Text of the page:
Reader Perran Newman fondly recalls his regular long-distance travels on a single-cylinder BSA.
Although my dad had no interest in mechanical things, I have to thank him for arranging for me to learn some of the basic skills of motorcycle maintenance.
A local garage in Bexley supervised me while I repaired a 1949 D1 Bantam, and a month later, in 1962, I rode home with my L plates attached and knew I was hooked.
At school we pored over the latest issue of Motorcycle Mechanics edited by ‘big’ Bill Lawless, and dreamed of the 500s and 650s beyond our reach.
Before going to university, I did a year in industry with AEI at Rugby, learning the basics of the machine shop and staying at their student hostel – Coton House – with about 200 other apprentices. By this time I had a 1952 plunger frame B31 in Devon Red (PJH 10) and I still feel that this machine has the timeless classic lines that are near perfect.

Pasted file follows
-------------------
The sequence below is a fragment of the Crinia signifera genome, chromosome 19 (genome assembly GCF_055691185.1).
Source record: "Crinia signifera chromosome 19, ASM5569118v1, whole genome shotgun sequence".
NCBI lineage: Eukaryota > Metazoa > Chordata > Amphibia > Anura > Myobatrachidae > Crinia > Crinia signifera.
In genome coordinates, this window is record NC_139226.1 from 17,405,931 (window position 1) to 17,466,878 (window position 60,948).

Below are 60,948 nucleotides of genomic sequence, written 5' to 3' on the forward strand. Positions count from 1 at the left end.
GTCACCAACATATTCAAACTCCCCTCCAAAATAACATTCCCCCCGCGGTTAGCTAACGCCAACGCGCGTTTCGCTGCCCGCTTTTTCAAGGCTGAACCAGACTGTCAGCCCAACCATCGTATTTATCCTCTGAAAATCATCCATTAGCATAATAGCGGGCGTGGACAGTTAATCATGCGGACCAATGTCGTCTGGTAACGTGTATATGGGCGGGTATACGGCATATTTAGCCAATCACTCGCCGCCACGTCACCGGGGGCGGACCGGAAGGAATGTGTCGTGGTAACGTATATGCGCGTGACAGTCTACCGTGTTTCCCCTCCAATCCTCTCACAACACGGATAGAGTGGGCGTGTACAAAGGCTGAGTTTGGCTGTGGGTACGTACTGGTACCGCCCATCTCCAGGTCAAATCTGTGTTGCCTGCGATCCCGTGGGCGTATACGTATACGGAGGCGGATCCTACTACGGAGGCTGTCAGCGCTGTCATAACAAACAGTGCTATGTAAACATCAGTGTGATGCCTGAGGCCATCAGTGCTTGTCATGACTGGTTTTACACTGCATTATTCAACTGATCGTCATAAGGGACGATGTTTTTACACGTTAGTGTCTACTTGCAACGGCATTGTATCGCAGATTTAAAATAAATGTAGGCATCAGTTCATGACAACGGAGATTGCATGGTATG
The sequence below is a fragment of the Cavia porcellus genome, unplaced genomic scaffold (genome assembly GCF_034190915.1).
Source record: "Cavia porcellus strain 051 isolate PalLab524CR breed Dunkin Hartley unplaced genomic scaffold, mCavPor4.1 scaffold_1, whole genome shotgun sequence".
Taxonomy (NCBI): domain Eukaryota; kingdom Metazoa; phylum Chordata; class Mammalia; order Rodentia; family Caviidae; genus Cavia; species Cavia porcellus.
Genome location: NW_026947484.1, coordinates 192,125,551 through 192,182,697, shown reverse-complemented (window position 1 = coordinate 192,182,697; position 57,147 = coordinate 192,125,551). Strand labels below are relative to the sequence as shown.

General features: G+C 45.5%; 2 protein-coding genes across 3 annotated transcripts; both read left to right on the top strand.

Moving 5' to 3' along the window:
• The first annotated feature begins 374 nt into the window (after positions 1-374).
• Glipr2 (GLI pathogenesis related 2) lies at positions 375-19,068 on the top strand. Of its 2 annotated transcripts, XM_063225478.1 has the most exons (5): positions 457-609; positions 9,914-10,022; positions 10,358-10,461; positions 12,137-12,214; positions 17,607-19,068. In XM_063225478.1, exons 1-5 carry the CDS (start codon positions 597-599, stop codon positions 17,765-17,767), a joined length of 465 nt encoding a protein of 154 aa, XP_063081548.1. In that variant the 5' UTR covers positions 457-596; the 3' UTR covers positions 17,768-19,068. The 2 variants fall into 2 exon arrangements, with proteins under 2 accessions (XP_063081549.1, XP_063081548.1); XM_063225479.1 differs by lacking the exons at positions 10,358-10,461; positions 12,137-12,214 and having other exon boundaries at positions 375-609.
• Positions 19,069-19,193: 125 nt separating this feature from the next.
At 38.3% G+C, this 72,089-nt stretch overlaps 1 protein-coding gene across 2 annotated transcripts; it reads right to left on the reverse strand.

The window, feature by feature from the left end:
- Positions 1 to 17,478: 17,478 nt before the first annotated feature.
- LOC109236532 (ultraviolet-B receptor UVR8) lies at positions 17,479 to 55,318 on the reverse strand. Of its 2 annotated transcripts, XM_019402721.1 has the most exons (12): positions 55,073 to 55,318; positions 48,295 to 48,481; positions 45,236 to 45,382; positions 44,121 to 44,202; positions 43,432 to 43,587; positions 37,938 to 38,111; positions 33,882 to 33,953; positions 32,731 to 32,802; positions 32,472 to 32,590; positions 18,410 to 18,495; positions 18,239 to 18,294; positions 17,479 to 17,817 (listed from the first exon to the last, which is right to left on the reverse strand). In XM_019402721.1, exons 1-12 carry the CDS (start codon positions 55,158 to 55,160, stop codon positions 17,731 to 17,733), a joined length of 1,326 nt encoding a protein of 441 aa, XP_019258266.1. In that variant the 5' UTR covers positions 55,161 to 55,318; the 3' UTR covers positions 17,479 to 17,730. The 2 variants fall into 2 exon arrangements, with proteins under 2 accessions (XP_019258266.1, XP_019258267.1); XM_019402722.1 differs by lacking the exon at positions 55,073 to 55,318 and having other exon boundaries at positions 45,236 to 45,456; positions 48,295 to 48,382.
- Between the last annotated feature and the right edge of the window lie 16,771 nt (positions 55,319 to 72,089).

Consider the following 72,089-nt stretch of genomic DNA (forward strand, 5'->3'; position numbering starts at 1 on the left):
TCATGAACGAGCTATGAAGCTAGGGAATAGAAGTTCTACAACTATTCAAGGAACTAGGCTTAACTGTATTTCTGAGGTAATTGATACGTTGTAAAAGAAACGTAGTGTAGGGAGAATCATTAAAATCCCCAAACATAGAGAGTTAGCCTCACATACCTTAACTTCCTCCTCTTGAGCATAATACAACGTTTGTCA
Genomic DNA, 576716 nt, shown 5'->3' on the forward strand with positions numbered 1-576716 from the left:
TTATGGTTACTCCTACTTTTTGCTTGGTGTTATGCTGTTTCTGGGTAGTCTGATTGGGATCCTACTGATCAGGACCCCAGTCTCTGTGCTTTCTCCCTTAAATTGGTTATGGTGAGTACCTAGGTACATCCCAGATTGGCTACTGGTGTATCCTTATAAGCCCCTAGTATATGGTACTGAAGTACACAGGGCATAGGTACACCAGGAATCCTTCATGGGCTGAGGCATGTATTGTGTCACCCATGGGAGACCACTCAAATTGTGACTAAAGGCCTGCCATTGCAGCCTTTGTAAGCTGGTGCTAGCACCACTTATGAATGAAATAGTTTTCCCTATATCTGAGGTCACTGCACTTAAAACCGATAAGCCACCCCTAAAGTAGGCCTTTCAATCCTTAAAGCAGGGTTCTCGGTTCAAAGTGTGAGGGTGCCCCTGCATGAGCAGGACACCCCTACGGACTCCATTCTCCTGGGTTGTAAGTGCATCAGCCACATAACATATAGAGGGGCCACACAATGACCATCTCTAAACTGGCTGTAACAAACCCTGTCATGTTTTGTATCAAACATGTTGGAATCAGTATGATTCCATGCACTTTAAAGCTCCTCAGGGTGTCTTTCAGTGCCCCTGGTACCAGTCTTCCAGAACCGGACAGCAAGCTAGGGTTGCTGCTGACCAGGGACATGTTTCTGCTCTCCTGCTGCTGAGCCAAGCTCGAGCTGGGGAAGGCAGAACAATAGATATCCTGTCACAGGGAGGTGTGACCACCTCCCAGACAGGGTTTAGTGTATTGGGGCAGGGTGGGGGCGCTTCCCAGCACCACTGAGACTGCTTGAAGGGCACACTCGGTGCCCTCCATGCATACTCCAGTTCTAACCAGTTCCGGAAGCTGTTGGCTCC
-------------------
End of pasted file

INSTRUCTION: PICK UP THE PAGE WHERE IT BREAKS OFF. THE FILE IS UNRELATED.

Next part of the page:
Those of us with bikes had a wonderful time riding the Warwickshire highways and byways, racing with each other, sampling the local pubs and not worrying about the effects. Remarkably, we all survived unscathed.
The temptation to ‘customise’ one’s bike was irresistible, and the heavy BSA mudguards were replaced with alloy
ones, rubber fork gaiters replaced more heavy metal, and even the dual seat was scrapped for something that looked vaguely like a racing seat. The old girl served me well during the many journeys I made between Rugby and the North Downs above Westerham, where my parents lived.
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